George James MALCOLM


MALCOLM, George James

Service Numbers: 3536B, 3536
Enlisted: 14 August 1915, Malcolm enlisted at Adelaide
Last Rank: Private
Last Unit: 10th Infantry Battalion
Born: Naracoorte, 4 July 1890
Home Town: Naracoorte, Naracoorte and Lucindale, South Australia
Schooling: Not yet discovered
Occupation: Railway Packer
Died: Hit By Shell, Killed In Action, Mouquet Farm, near Pozieres, France, 19 August 1916, aged 26 years
Cemetery: No known grave - "Known Unto God"
Villers Bretonneux Memorial, Villers-Bretonneux Memorial, Villers-Bretonneux, Picardie, France
Memorials: Adelaide National War Memorial, Adelaide South Australian Railways WW1 & WW2 Honour Boards, Australian War Memorial Roll of Honour, Coonalpyn Honour Roll, Coonalpyn Soldiers Memorial Park Gates, Coonalpyn War Memorial, Naracoorte War Memorial, Naracoorte and District Town Hall Honour Board WW1, Penola Coonawarra & Penola Sub-Branch R.S.S.&A.I.L.A. Honour Roll, Penola War Memorial, Villers-Bretonneux Memorial (Australian National Memorial - France)
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World War 1 Service

14 Aug 1915: Enlisted AIF WW1, Private, SN 3536B, 27th Infantry Battalion, Malcolm enlisted at Adelaide
12 Jan 1916: Embarked AIF WW1, Private, SN 3536, 27th Infantry Battalion, --- :embarkation_roll: roll_number: '15' embarkation_place: Adelaide embarkation_ship: HMAT Borda embarkation_ship_number: A30 public_note: ''
27 Feb 1916: Transferred Private, 10th Infantry Battalion, Malcolm was transferred from the 27th Battalion to the 10th Battalion, as they were in need of reinforcements.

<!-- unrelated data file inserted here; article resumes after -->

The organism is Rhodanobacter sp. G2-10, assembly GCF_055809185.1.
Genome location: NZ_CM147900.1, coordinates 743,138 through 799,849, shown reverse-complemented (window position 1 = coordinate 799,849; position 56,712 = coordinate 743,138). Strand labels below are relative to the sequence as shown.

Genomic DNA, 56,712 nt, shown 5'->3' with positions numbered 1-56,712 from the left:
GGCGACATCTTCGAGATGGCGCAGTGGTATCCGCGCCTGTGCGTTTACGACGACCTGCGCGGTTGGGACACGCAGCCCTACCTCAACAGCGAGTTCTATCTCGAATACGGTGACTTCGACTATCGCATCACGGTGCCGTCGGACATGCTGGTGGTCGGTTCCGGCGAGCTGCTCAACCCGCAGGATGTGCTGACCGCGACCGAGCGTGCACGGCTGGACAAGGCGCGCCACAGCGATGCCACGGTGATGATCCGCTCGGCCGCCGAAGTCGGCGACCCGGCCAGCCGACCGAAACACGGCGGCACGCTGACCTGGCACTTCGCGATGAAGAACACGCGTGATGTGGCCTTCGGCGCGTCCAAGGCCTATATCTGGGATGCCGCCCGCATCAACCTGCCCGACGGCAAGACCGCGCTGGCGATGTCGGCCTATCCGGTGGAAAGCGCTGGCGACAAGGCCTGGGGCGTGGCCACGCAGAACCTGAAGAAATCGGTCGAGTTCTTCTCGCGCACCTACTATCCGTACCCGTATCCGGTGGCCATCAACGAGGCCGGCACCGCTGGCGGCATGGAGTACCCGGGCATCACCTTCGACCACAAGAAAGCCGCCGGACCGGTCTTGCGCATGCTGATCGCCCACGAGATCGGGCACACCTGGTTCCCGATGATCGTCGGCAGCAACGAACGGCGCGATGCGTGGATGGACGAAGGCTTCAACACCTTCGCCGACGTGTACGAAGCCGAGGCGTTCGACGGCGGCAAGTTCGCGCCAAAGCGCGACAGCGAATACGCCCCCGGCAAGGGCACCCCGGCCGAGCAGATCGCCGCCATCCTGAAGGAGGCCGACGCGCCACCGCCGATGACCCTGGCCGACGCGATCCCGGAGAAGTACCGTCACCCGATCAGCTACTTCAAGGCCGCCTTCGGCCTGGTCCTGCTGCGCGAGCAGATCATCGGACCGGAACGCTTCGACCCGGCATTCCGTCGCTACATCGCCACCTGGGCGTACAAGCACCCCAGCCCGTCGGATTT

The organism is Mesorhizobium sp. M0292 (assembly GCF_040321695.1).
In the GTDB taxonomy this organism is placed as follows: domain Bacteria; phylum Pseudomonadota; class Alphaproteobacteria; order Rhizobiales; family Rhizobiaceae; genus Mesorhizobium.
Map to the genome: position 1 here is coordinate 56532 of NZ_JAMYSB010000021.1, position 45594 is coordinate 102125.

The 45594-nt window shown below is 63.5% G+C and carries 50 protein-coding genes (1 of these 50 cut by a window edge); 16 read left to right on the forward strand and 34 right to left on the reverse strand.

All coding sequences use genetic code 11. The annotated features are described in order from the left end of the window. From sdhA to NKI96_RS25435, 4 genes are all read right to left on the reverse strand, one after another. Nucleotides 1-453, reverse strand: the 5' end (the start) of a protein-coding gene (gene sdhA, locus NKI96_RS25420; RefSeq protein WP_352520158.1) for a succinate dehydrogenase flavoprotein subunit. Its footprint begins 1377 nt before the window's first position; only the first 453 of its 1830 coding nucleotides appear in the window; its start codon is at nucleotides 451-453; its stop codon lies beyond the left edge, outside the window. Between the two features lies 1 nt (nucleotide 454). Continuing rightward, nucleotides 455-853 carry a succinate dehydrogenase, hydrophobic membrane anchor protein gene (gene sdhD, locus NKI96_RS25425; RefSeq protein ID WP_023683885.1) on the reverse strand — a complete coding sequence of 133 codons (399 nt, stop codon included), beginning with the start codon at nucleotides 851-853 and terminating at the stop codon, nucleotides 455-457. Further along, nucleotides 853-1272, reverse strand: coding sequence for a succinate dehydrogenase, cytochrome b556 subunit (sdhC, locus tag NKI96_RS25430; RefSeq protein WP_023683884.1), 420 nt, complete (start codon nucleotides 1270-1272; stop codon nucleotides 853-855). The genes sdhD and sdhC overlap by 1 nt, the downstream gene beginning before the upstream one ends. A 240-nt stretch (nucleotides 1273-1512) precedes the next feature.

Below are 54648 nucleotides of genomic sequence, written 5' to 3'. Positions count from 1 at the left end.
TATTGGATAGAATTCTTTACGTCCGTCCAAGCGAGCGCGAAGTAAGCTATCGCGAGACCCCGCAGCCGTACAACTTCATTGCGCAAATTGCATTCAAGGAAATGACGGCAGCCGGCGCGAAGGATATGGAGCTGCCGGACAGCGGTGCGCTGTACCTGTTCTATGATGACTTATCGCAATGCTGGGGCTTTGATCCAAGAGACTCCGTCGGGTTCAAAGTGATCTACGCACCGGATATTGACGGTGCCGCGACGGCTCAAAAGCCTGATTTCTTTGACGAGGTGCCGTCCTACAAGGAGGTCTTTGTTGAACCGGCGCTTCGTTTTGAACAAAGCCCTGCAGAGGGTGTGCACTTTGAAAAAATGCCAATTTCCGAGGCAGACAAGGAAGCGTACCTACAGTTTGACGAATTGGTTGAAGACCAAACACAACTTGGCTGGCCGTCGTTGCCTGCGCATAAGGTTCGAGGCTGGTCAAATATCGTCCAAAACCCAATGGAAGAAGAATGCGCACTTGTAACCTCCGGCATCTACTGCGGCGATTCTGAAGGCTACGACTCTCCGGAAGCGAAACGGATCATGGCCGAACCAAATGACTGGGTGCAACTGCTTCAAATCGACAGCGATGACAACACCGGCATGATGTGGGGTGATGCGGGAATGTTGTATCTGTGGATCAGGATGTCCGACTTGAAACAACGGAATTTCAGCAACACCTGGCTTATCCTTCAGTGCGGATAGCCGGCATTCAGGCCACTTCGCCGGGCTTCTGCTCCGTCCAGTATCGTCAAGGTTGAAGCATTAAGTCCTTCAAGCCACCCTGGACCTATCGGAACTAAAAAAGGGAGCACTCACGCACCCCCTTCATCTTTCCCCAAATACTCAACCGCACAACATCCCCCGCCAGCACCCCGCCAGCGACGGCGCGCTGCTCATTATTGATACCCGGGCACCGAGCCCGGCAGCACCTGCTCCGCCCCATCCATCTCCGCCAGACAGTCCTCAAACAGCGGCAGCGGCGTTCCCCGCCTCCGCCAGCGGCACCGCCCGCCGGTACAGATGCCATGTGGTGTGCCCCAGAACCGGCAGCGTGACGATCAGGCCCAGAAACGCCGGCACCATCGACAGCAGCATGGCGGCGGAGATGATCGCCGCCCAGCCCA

23 Jul 1916: Involvement AIF WW1, Private, SN 3536, 10th Infantry Battalion, Battle for Pozières
19 Aug 1916: Involvement AIF WW1, Private, SN 3536B, 10th Infantry Battalion, Mouquet Farm
Date unknown: Involvement SN 3536, 10th Infantry Battalion

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Biography contributed by Saint Ignatius' College


10th Battalion, 27/2/1916-19/8/16

GEORGE James Malcolm was born in Naracoorte, South Australia on the 4th of July in 1890 to Clara and Duncan Malcolm. He had red hair and blue eyes and was a good looking fellow. He lived in Naracoorte for 25 years, until he enlisted. He was educated at the local school and went on to be a railway packer for the State Railway Department at the country Naracoorte station. Malcolm never married, didn’t have a criminal record and only had two other living relations (not including his parents), his brother, Mr. William Malcolm, and sister, Mrs. Gordon Bailey.

ON the 14th of August 1915, Malcolm had made his way to Adelaide to enlist for war. By that time, his parents had passed away, and there wasn’t really any family left for him to stay with. At this time, he was 25 years of age and relatively tall at 182cm and weighed 75kg. Malcolm took an oath that he would be loyal to the AIF, had a medical check and then proceeded to join the 8th Reinforcement of the 27th Battalion. On the 11th of January, Malcolm left Adelaide on the HMAT Borda.

On the 27th of February 1916, Malcolm was transferred from the 27th Battalion to the 10th Battalion because more reinforcements were needed. He was taken to Serapeum for two months to gain a little bit of training and basic military skills. Throughout this time, bonds began to form between the soldiers, and they got to know each other better. After training, the 10th Battalion reinforcements went to the Alexandria Camp where they stayed for a week with the British Expeditionary Forces where some of the Allied soldiers interacted with each other. Soon after this, the 10th Battalion Reinforcements made their way to the Western Front, finally ready for battle.

The first surprise attack that the 10th Battalion Reinforcements underwent was a shell bombing which took place on the 19th of May 1916. A few men were killed and some injured.
Across the next few months there were many surprise shell and bomb attacks on the Western Front where the 10th Battalion was. Sometimes there was damage done to the trenches that had to be fixed. There were men who died and were wounded every day. Half way through June, the 10th Battalion was moved to the front line, where they were hit worst by shells and bombs. The troops moved past ‘Two Tree Farm’.